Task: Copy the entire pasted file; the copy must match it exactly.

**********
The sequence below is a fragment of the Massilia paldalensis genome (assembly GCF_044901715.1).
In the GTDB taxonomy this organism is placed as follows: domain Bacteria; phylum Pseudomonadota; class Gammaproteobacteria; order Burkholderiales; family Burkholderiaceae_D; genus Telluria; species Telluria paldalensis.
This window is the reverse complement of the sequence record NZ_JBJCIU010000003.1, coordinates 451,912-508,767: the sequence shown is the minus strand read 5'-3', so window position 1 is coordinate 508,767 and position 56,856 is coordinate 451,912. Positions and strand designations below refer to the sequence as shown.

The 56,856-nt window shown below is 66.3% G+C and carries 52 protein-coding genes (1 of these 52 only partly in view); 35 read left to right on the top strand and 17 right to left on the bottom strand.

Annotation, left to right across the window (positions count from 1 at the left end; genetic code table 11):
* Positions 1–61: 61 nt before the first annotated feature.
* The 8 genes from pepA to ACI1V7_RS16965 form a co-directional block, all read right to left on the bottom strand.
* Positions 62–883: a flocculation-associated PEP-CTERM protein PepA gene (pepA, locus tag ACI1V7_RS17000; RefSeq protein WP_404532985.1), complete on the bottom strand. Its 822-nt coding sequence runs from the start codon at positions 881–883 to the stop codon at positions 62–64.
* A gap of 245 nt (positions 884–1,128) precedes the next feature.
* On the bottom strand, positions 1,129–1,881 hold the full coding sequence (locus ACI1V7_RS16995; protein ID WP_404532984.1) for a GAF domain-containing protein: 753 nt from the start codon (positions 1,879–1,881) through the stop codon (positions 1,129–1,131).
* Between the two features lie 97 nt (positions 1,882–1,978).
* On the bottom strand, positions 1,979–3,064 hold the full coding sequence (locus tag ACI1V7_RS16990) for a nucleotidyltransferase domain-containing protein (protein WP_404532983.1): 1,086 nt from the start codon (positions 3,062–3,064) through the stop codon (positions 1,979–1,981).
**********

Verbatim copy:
The sequence below is a fragment of the Massilia paldalensis genome (assembly GCF_044901715.1).
In the GTDB taxonomy this organism is placed as follows: domain Bacteria; phylum Pseudomonadota; class Gammaproteobacteria; order Burkholderiales; family Burkholderiaceae_D; genus Telluria; species Telluria paldalensis.
This window is the reverse complement of the sequence record NZ_JBJCIU010000003.1, coordinates 451,912-508,767: the sequence shown is the minus strand read 5'-3', so window position 1 is coordinate 508,767 and position 56,856 is coordinate 451,912. Positions and strand designations below refer to the sequence as shown.

The 56,856-nt window shown below is 66.3% G+C and carries 52 protein-coding genes (1 of these 52 only partly in view); 35 read left to right on the top strand and 17 right to left on the bottom strand.

Annotation, left to right across the window (positions count from 1 at the left end; genetic code table 11):
* Positions 1–61: 61 nt before the first annotated feature.
* The 8 genes from pepA to ACI1V7_RS16965 form a co-directional block, all read right to left on the bottom strand.
* Positions 62–883: a flocculation-associated PEP-CTERM protein PepA gene (pepA, locus tag ACI1V7_RS17000; RefSeq protein WP_404532985.1), complete on the bottom strand. Its 822-nt coding sequence runs from the start codon at positions 881–883 to the stop codon at positions 62–64.
* A gap of 245 nt (positions 884–1,128) precedes the next feature.
* On the bottom strand, positions 1,129–1,881 hold the full coding sequence (locus ACI1V7_RS16995; protein ID WP_404532984.1) for a GAF domain-containing protein: 753 nt from the start codon (positions 1,879–1,881) through the stop codon (positions 1,129–1,131).
* Between the two features lie 97 nt (positions 1,882–1,978).
* On the bottom strand, positions 1,979–3,064 hold the full coding sequence (locus tag ACI1V7_RS16990) for a nucleotidyltransferase domain-containing protein (protein WP_404532983.1): 1,086 nt from the start codon (positions 3,062–3,064) through the stop codon (positions 1,979–1,981).